Monstrous Lair: Scrag’s Sunken Cave (system neutral)
This installment of the Monstrous Lairs-pdfs clocks in at 8 pages, 1 page front cover, 2 pages of advertisement, 1 page SRD, 1 page back cover, 1 page editorial/ToC, leaving us with 2 pages of content, so let’s take a look!
Sometimes, you just need a bit of dressing for a wayside encounter – or something specific to a monster type. Finding appropriate entries can be rough, and so, this series attempts to remedy this shortcoming on 2 pages, with a total of 7 d10-tables.
The outside of the caverns of scrags hints at foul proceedings: Rotten fish bones, discarded legs among weeds, half-eaten and then thrown away, macabre fish-head decorations and broken masts used as bridges over slimy ponds – this carries a sense of ickiness, of primal savagery and wrongness I enjoyed…you certainly won’t expect something civilized after this! As for what the scrag may be doing when the PCs invade – they actually are primitive, as expected, but more distinct than I expected: Scarping fat off a porpoise’s corpse? Wedging fishbones in wall prior to coloring them, urinating over a pile of bones while chuckling? Granted, the latter is a bit generic, as is using a femur bone to clean teeth, but it fits. The major lair features include slain fishes with bite marks, crude murals, rusted anchors and discarded nettings…and what about a rowboat containing clothes and weaponry, swarming with insects? The minor lair features table sports deep tracks in the sand, claw marks marring soft sandstone, nervously clucking chicken and anchor used as traps or to hang victims.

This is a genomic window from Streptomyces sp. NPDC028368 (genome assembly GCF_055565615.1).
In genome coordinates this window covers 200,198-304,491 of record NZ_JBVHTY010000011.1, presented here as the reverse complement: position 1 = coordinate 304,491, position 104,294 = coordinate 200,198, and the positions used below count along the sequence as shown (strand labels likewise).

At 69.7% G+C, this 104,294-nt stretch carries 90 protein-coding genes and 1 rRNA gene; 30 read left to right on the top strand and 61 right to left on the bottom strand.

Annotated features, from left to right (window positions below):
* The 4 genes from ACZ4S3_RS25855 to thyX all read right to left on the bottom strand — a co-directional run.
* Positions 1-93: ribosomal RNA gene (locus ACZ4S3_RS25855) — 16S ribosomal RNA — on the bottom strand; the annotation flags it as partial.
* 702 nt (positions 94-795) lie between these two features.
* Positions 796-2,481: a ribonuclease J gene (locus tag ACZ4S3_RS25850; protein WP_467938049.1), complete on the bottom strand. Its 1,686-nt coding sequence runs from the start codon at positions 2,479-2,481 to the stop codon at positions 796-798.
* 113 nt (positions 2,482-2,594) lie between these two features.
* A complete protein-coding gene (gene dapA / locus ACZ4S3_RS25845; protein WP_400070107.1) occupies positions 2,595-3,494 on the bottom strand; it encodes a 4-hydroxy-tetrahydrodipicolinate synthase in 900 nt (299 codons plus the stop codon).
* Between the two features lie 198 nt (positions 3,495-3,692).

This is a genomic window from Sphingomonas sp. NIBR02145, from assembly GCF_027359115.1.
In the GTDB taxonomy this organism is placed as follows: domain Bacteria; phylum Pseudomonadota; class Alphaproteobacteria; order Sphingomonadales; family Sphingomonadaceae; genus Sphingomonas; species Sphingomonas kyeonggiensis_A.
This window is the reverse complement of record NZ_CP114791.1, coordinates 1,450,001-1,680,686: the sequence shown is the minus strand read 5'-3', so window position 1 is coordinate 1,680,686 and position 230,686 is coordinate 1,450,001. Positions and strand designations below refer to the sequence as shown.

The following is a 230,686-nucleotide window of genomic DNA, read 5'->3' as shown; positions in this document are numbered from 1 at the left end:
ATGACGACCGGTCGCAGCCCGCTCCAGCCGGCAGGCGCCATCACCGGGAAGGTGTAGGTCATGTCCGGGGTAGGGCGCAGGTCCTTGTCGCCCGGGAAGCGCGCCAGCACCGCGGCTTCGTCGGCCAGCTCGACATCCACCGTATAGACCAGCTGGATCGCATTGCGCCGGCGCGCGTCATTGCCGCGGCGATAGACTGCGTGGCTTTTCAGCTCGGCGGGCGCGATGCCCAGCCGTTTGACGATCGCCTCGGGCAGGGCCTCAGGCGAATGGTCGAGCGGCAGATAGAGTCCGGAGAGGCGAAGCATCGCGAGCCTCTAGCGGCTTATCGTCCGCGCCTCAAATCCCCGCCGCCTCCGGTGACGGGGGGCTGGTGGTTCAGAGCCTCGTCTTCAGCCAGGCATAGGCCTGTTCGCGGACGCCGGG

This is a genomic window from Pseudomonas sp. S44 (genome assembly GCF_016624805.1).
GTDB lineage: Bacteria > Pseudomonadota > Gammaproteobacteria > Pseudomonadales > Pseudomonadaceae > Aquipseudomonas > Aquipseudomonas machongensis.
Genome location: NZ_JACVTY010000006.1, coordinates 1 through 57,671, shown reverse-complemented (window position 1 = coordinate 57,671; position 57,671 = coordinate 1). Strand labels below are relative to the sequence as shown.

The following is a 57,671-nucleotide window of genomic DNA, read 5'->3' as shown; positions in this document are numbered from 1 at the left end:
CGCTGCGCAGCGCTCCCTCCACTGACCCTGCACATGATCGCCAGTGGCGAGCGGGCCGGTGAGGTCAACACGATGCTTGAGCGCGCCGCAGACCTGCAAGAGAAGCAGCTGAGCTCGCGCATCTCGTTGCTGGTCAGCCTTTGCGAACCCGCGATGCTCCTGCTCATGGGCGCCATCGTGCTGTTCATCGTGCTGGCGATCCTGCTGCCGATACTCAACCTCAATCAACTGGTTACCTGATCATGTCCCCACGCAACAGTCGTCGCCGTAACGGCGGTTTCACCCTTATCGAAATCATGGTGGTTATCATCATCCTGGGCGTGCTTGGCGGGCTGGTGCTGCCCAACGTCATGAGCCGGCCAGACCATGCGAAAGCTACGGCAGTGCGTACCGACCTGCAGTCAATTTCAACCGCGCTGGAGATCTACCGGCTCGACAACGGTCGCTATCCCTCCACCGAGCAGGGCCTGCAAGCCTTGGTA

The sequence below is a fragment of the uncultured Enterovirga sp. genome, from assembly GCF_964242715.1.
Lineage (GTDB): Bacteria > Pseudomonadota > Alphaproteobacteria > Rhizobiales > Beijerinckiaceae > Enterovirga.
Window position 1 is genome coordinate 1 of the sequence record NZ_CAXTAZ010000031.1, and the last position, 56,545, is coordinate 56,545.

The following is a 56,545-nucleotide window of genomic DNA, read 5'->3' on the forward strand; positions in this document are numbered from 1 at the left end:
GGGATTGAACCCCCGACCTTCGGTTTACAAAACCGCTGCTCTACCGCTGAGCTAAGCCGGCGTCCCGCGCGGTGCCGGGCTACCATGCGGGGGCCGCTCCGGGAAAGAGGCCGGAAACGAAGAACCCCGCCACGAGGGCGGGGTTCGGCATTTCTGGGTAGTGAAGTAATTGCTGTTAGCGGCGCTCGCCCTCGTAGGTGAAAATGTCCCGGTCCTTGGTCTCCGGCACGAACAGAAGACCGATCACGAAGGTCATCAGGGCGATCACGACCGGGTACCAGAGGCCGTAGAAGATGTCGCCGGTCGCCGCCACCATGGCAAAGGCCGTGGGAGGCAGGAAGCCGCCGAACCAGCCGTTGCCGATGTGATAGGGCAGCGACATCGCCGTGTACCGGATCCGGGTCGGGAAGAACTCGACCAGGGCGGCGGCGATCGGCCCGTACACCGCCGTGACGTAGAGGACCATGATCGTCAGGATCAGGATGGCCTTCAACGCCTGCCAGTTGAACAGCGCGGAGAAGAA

As for the scrag’s appearance, we have seal-skin armor, anchor-wielding, wearing the skin of an octopus, barnacles and corals making a weird living armor and more – some creative entries here! The treasure table sports a lavish crown that may turn to dust when exposed to air for too long, a strange dagger that has “Embrace the siren’s call” engraved and treasure boxes of mahogany, wrapped in plain black flags. As for the things that may litter the scrag’s abode, we have pirate’s tri-cornes, tiny ships in bottles, broken figureheads and once resplendent coins, fused with seaweeds, barnacles and similar signs of uncivilized neglect.
Editing and formatting are very good, I noticed no serious hiccups. Layout adheres to Raging Swan Press’ elegant two-column b/w-standard, and we get a nice piece of b/w-artwork. The pdf comes fully bookmarked for your convenience, in spite of its brevity (kudos!) and is included in two versions – one optimized for screen-use, and one for the printer.
Huh. Steve Hood surprised me. I did not expect to see scrags covered in this series. Notoriously underutilized and not exactly blessed with a ton of supplements to distinguish them, this dressing file does an admirable job of setting the scrag apart: Uncivilized and savage, brutal and with just enough smarts for malignant thought, this pdf encapsulates them as distinct better than I thought it would, setting it clearly apart from e.g. the sahuagin installment. All in all, a good offering, well worth 4 stars.
You can get this nice dressing file here on OBS!
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